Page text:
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November 2013/3

  • Shares in (re)insurance brokers continued to climb last week as investor confidence was boosted by the sector's broadly solid organic growth figures for the third quarter.
  • European P&C (re)insurance stocks were generally down last week, although the EU finally reached a breakthrough deal on the long-delayed Solvency II regime.
  • Novae and Amlin were the only carriers to outperform the benchmark FTSE 100 index last week thanks to a positive reaction to their strong Q3 results.
  • The majority of US-listed (re)insurers traded up last week as the third quarter reporting season drew to a close.
  • Puerto Rico has ramped up efforts to expand its international insurance centre and pitch itself as a Latin American platform for the (re)insurance and captive industry.
  • Sensitivity over data protection following the Ed Snowden revelations could spark a populist movement to push through "very unpopular" data regulations that may have a significant impact on the insurance industry.
  • Lloyd's most senior lawyer, Sean McGovern, warned the US House of Representatives last week that increasing the trigger for TRIA, the US government backstop for terrorism risk, could increase the burden on the US taxpayer.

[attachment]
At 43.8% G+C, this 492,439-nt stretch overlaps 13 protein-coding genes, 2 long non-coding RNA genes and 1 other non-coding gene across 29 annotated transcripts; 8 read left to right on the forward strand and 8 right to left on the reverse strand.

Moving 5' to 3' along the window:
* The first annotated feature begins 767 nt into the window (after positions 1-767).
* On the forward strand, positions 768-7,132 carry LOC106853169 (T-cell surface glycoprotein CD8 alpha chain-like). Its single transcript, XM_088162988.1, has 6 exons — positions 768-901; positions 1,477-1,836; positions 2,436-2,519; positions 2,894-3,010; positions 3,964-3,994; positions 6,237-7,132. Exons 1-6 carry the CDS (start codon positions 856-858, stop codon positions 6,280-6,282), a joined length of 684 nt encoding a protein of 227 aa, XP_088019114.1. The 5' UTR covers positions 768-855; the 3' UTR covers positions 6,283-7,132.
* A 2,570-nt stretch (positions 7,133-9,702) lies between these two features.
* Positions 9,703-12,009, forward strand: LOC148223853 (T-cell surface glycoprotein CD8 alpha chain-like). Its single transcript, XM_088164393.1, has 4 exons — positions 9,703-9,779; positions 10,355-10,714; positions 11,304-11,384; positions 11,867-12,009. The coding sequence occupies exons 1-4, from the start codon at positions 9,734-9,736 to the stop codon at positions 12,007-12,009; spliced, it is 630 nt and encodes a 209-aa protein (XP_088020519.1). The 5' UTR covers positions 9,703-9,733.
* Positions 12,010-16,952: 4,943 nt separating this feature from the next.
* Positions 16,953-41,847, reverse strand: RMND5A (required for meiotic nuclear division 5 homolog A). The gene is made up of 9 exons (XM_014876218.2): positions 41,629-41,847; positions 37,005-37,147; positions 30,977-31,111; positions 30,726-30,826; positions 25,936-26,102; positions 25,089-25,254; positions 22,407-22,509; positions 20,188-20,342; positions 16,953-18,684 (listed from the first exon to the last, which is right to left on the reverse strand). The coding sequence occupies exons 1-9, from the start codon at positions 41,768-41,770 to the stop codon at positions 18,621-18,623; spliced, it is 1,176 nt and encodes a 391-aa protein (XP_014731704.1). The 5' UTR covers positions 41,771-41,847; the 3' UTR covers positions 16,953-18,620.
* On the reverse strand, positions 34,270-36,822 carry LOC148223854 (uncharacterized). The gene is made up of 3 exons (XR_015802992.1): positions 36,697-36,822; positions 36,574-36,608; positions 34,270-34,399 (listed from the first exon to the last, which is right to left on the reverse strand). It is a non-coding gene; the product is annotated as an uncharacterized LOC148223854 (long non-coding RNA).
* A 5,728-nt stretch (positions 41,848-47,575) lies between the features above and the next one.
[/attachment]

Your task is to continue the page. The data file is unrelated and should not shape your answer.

• Beazley's US arm is involved in a dispute with American supermarket chain Schnucks over costs relating to a cyber attack in which 2.4 million pieces of customer data were stolen.
  • The steady stream of legal suits that followed Superstorm Sandy may soon turn into a flood, according to the leading US insurance attorney Dennis Wade.
  • Lloyd's (re)insurer Novae is set to appeal a Queen's Bench Commercial Court decision that held it liable for a retro claim relating to damage to more than 165 Tesco stores affected by the 2011 Thai floods, The Insurance Insider understands.
  • Reinsurers should take advantage of alternative market capacity but it is possible to "survive nicely" in the industry without managing third-party capital, Validus CEO Ed Noonan said last week.
  • Falling catastrophe rates are a long-term secular trend rather than a short-term cycle phenomenon, said Nephila Capital co-founder Frank Majors during a panel discussion at the ILS Bermuda Convergence 2013 conference last week.
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